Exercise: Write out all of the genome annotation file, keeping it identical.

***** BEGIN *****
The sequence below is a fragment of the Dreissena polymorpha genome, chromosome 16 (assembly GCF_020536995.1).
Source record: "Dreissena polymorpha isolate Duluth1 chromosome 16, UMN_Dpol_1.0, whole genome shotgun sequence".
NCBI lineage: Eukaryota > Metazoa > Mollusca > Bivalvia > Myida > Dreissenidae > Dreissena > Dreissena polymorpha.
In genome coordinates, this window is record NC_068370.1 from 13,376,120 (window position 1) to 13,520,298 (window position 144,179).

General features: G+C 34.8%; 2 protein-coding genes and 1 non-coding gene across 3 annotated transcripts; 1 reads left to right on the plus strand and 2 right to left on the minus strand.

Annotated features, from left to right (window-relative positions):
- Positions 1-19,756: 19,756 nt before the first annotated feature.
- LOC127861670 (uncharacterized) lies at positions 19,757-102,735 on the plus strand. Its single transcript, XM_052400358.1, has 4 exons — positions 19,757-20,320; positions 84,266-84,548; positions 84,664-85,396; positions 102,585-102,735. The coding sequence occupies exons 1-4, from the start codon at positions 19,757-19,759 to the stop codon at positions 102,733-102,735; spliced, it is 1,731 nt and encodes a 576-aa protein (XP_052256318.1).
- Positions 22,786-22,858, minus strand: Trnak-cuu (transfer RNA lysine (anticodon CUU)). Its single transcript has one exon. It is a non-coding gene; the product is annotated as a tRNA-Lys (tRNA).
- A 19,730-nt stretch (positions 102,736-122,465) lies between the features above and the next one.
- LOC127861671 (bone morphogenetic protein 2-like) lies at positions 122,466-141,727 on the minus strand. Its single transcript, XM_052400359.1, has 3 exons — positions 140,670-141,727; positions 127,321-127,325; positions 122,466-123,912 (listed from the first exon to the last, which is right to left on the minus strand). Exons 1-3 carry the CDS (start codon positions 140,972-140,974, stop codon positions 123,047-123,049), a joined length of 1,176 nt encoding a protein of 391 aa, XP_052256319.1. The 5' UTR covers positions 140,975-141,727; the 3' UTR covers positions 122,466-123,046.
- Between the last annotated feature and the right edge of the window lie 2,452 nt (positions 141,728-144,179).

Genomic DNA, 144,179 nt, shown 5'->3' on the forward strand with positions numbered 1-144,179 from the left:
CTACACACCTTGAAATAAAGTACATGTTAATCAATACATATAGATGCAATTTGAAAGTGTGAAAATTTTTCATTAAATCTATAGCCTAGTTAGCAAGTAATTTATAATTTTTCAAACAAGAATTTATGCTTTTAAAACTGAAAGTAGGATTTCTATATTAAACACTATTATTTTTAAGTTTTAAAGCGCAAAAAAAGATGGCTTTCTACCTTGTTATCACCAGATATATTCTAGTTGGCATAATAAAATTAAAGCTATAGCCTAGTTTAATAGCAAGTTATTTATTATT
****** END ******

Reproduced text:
The sequence below is a fragment of the Dreissena polymorpha genome, chromosome 16 (assembly GCF_020536995.1).
Source record: "Dreissena polymorpha isolate Duluth1 chromosome 16, UMN_Dpol_1.0, whole genome shotgun sequence".
NCBI lineage: Eukaryota > Metazoa > Mollusca > Bivalvia > Myida > Dreissenidae > Dreissena > Dreissena polymorpha.
In genome coordinates, this window is record NC_068370.1 from 13,376,120 (window position 1) to 13,520,298 (window position 144,179).

General features: G+C 34.8%; 2 protein-coding genes and 1 non-coding gene across 3 annotated transcripts; 1 reads left to right on the plus strand and 2 right to left on the minus strand.

Annotated features, from left to right (window-relative positions):
- Positions 1-19,756: 19,756 nt before the first annotated feature.
- LOC127861670 (uncharacterized) lies at positions 19,757-102,735 on the plus strand. Its single transcript, XM_052400358.1, has 4 exons — positions 19,757-20,320; positions 84,266-84,548; positions 84,664-85,396; positions 102,585-102,735. The coding sequence occupies exons 1-4, from the start codon at positions 19,757-19,759 to the stop codon at positions 102,733-102,735; spliced, it is 1,731 nt and encodes a 576-aa protein (XP_052256318.1).
- Positions 22,786-22,858, minus strand: Trnak-cuu (transfer RNA lysine (anticodon CUU)). Its single transcript has one exon. It is a non-coding gene; the product is annotated as a tRNA-Lys (tRNA).
- A 19,730-nt stretch (positions 102,736-122,465) lies between the features above and the next one.
- LOC127861671 (bone morphogenetic protein 2-like) lies at positions 122,466-141,727 on the minus strand. Its single transcript, XM_052400359.1, has 3 exons — positions 140,670-141,727; positions 127,321-127,325; positions 122,466-123,912 (listed from the first exon to the last, which is right to left on the minus strand). Exons 1-3 carry the CDS (start codon positions 140,972-140,974, stop codon positions 123,047-123,049), a joined length of 1,176 nt encoding a protein of 391 aa, XP_052256319.1. The 5' UTR covers positions 140,975-141,727; the 3' UTR covers positions 122,466-123,046.
- Between the last annotated feature and the right edge of the window lie 2,452 nt (positions 141,728-144,179).

Genomic DNA, 144,179 nt, shown 5'->3' on the forward strand with positions numbered 1-144,179 from the left:
CTACACACCTTGAAATAAAGTACATGTTAATCAATACATATAGATGCAATTTGAAAGTGTGAAAATTTTTCATTAAATCTATAGCCTAGTTAGCAAGTAATTTATAATTTTTCAAACAAGAATTTATGCTTTTAAAACTGAAAGTAGGATTTCTATATTAAACACTATTATTTTTAAGTTTTAAAGCGCAAAAAAAGATGGCTTTCTACCTTGTTATCACCAGATATATTCTAGTTGGCATAATAAAATTAAAGCTATAGCCTAGTTTAATAGCAAGTTATTTATTATT